3 Reasons to Explore Skilled Trades

JP Michel

What comes to mind when you think of a career in the skilled trades? Good salaries, stability and engaging work? Or poorly paid, unsafe jobs with no room for growth?

Surprisingly, the answer depends on who you ask. In this three-part series, we explore why students don’t typically consider the trades, why they definitely should and how we can help them do that.

Do you believe we should encourage students to explore the trades? If so, check out the Trades Cards.


Every year, thousands of students graduate from high school. More often than not, they’re groomed to enter post-secondary school to achieve academically and are often encouraged to look at the trades as a ‘fall-back’ option. As parents, teachers, and guides, are we holding our students back from reaching their full potential by assuming that academics will get them farther? Here are three reasons why young people should have equal opportunity to explore the skilled trades:                                                                                                                                                  

  1. The skilled trades are a great fit for many young people. More than you may think.


Photo by Angelina Litvin on Unsplash

There are many young people that love hands-on, practical work that leverages their curiosity and creativity. This may because they have an underlying ability that is utilized in this type of work. Do you know someone who fits this description? For example, they could have a natural ability related to visual perception, dexterity or spatial relations.

When students find work that aligns with their strengths and motivations, they are able to make their highest contribution. The sense of accomplishment one gets from this type of contribution is a powerful predictor of work satisfaction.

The skilled trades offer specific opportunities for practical work. Since some students enjoy and are skilled at this work, we need to encourage them to discover these opportunities.


  1. Skilled trades offer engaging learning experiences.

Photo by Vance Osterhout on Unsplash

Skilled trades education makes learning applicable through the apprenticeships that are offered. Apprenticeships are training systems which combine on-the-job training and accompanying study, often leading to a professional designation.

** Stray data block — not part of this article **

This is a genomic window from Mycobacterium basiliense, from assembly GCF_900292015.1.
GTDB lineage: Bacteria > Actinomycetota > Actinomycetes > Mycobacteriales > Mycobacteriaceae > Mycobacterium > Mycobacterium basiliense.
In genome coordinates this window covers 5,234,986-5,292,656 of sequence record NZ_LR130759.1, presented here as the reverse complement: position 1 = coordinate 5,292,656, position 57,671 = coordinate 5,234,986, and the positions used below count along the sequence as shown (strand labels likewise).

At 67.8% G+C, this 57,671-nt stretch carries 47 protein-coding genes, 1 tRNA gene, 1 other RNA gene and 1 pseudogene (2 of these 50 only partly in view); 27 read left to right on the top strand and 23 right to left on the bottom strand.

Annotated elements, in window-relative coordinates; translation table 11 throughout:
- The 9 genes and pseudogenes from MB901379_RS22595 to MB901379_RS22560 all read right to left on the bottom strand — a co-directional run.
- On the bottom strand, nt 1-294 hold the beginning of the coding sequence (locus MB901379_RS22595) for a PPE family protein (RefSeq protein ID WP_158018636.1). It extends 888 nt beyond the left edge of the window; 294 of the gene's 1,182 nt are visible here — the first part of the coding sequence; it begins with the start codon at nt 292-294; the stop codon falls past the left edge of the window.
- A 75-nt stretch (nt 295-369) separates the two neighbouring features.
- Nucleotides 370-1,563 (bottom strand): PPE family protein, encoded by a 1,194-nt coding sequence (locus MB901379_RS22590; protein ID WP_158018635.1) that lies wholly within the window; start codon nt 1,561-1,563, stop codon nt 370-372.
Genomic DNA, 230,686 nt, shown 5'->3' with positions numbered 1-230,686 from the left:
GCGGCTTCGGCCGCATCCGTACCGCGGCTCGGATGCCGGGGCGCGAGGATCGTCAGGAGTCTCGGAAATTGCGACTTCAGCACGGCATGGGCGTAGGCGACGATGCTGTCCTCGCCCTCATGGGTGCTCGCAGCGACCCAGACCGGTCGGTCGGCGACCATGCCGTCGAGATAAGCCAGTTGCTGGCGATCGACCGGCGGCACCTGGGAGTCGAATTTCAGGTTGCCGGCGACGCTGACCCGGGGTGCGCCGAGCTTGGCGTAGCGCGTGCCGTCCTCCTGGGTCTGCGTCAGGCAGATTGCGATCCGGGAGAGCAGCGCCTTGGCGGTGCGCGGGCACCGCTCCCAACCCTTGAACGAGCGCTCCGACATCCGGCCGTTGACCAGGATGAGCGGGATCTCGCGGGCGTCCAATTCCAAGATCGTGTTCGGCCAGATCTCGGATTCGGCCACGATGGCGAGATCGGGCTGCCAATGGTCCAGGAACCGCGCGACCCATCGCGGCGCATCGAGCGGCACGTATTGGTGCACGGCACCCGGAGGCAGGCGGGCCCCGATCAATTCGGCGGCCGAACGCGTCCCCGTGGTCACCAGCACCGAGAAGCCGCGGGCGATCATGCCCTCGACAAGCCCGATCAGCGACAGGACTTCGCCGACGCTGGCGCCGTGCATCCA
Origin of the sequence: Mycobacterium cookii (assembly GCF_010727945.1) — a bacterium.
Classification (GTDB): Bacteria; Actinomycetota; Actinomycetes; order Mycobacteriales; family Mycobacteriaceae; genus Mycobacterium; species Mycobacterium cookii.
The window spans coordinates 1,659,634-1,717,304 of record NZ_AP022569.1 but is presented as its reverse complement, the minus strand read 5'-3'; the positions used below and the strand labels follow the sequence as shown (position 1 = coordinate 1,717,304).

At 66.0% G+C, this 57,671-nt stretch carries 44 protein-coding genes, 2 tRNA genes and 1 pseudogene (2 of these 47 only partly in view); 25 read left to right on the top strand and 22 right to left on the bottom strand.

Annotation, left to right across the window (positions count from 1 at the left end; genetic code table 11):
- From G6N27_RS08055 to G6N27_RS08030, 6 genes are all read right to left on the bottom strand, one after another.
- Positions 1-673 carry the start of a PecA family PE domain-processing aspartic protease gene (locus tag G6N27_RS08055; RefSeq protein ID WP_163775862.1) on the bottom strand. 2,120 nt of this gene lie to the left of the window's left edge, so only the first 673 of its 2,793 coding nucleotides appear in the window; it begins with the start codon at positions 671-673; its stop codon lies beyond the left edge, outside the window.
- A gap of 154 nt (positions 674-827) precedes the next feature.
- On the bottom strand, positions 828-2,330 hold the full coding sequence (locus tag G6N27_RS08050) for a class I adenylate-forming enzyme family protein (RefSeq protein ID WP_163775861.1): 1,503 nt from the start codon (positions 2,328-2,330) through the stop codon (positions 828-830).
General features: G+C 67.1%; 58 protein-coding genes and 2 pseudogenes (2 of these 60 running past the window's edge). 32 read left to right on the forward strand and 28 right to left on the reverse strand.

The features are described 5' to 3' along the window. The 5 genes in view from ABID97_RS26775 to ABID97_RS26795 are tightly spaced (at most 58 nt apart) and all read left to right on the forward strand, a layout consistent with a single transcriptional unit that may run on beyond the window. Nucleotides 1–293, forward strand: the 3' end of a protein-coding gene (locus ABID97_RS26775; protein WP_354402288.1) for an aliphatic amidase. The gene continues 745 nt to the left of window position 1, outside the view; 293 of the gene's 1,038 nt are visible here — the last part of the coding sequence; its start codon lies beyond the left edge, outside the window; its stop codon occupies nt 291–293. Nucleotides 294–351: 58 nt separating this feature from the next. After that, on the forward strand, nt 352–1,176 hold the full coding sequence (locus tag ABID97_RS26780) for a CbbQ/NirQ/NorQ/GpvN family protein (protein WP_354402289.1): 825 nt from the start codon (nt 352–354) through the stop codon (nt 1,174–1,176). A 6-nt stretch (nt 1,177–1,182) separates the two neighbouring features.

There are several benefits to this approach. First, “learning by doing” is one the most effective ways to learn and retain new information. Second, it gives students immediate experience in their fields. Third, the unique apprenticeships offered to the trades serve as a realistic job preview, which gives students insights into what the job is really like. These kinds of experiences allow students the opportunity to ‘try before they buy’ into a job and work culture that takes serious time and financial investment.

Other unique features of a skilled trades education become evident when compared to a traditional college education. When compared to college students, students in the skilled trades are more likely complete their training in fewer years, pay less tuition and are more likely to be paid during their studies.


  1. There is a tremendous need for skilled trades work.


Photo by Josue Isai Ramos Figueroa on Unsplash

There are many workplaces that need skilled trades workers. According to the U.S. Department of Education, those with career and technical educations are more likely to be employed than their counterparts with academic credentials. They are also significantly more likely to be working in their fields of study.

Not only are they more likely to be employed and working in their field, but skilled trades workers are also well-paid. For example, at California Steel Industries, a steel processing and finishing company, some supervisors without college degrees make as much as $120,000 per year, while electricians also can make six figures, according to company officials. And these aren’t the only well-paying jobs in the skilled trades; the United States has over 30 million jobs that pay an average of $55,000 per year and don’t require a bachelor’s degree, according to the Georgetown University Center on Education & the Workforce.

The opportunities in the trades are so numerous that many are predicting labour shortages. For example the U.S. Department of Education reports that there will be 68 percent more job openings in infrastructure-related fields in the next five years than there are people training to fill them. Another example is that almost 300,000 jobs for electricians will open up in the U.S. over the next decade.

To fill these gaps, governments are trying to encourage young people to consider the skilled trades. California is spending $6 million on a campaign to revive the reputation of vocational education, and $200 million to improve the delivery of it. The media has caught on to this need and has published dozens of articles over the past few years highlighting these opportunities.

How can we help youth explore the skilled trades?

A great place to start are the Trade Cards, a hands-on tool that sparks the exploration process through interactive activities. You can learn more about the Trade Cards here: https://mysparkpath.com/collections/all/products/single-trades-card-deck

What other reasons to explore the skilled trades would you add to our list?


Do you believe we should encourage students to explore the trades? If so, check out the Trades Cards.

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